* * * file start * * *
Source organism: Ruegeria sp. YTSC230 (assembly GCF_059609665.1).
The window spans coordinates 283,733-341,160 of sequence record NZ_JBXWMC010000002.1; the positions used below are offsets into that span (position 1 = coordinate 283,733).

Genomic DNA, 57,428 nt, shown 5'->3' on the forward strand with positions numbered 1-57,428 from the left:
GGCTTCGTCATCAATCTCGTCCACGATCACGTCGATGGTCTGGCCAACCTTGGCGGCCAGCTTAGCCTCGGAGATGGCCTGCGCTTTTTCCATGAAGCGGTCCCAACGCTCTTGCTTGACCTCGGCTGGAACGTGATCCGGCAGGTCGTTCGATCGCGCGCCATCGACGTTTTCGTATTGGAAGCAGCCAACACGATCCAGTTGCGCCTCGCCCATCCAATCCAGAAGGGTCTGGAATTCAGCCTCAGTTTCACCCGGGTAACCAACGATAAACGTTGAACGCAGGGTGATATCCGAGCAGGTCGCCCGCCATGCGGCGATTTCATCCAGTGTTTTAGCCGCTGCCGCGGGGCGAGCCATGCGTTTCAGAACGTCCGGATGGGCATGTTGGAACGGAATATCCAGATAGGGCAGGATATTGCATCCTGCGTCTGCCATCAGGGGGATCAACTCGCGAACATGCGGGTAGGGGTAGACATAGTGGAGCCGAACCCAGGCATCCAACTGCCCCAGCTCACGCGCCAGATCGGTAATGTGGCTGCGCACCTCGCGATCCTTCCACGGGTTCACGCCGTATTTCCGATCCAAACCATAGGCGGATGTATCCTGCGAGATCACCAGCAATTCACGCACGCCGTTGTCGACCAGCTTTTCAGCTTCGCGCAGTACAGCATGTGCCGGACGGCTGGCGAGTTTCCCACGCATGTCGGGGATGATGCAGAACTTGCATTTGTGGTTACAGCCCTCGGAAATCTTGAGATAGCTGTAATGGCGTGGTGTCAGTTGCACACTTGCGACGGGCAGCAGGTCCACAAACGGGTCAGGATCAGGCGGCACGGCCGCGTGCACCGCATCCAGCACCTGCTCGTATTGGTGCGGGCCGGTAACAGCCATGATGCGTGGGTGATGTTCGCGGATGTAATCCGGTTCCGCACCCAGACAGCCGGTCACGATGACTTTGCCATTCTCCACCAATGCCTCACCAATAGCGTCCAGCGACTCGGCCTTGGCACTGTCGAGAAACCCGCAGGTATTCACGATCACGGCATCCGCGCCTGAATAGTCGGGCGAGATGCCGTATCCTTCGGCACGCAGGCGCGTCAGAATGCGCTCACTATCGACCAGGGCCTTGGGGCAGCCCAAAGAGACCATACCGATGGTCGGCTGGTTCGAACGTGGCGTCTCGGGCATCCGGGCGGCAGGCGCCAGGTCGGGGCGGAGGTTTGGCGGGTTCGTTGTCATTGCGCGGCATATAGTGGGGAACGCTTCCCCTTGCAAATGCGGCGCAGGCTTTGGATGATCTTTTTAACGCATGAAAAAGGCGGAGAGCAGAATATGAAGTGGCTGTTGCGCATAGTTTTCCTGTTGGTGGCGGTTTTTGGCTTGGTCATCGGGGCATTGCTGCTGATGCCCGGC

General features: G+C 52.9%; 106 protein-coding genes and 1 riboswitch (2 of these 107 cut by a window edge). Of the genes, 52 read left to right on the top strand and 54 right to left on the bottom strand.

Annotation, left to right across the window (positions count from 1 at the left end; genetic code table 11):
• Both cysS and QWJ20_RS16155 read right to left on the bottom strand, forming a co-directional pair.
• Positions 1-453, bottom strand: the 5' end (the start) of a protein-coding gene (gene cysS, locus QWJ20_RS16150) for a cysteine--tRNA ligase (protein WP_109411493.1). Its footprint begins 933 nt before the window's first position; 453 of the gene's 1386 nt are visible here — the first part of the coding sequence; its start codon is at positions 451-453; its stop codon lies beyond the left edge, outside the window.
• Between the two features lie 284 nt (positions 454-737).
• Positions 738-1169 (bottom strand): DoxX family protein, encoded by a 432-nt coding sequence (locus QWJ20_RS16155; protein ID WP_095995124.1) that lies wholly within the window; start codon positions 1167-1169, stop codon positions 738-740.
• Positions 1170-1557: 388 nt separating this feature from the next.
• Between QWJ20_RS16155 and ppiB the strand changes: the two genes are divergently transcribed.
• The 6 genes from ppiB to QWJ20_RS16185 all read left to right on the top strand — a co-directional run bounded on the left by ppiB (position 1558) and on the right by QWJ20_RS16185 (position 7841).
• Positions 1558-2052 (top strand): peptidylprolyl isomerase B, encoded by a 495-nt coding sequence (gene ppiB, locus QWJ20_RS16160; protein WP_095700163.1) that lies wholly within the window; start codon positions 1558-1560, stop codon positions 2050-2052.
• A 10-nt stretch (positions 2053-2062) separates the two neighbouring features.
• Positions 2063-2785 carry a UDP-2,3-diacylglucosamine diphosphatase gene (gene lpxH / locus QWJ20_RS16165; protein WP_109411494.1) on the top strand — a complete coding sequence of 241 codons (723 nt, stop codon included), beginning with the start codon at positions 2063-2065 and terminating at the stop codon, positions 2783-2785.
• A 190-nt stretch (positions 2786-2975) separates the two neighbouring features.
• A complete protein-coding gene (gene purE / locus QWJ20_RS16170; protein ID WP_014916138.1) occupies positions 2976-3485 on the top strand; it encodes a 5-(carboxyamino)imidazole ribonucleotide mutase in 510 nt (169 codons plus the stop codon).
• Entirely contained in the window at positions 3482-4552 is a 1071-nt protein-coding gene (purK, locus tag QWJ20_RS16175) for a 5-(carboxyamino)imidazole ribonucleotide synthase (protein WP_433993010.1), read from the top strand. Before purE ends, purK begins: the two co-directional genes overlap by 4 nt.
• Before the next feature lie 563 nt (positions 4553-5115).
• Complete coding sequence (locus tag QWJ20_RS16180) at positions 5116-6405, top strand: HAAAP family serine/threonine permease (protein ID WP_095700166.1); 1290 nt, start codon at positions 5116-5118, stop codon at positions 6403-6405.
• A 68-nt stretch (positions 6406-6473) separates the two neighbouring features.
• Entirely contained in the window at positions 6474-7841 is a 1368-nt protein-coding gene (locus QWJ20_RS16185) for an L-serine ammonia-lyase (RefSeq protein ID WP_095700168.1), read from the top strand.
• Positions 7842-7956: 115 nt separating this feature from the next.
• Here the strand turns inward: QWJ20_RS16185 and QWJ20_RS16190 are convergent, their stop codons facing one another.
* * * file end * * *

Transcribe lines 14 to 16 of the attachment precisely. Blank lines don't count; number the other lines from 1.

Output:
• Positions 1558-2052 (top strand): peptidylprolyl isomerase B, encoded by a 495-nt coding sequence (gene ppiB, locus QWJ20_RS16160; protein WP_095700163.1) that lies wholly within the window; start codon positions 1558-1560, stop codon positions 2050-2052.
• A 10-nt stretch (positions 2053-2062) separates the two neighbouring features.
• Positions 2063-2785 carry a UDP-2,3-diacylglucosamine diphosphatase gene (gene lpxH / locus QWJ20_RS16165; protein WP_109411494.1) on the top strand — a complete coding sequence of 241 codons (723 nt, stop codon included), beginning with the start codon at positions 2063-2065 and terminating at the stop codon, positions 2783-2785.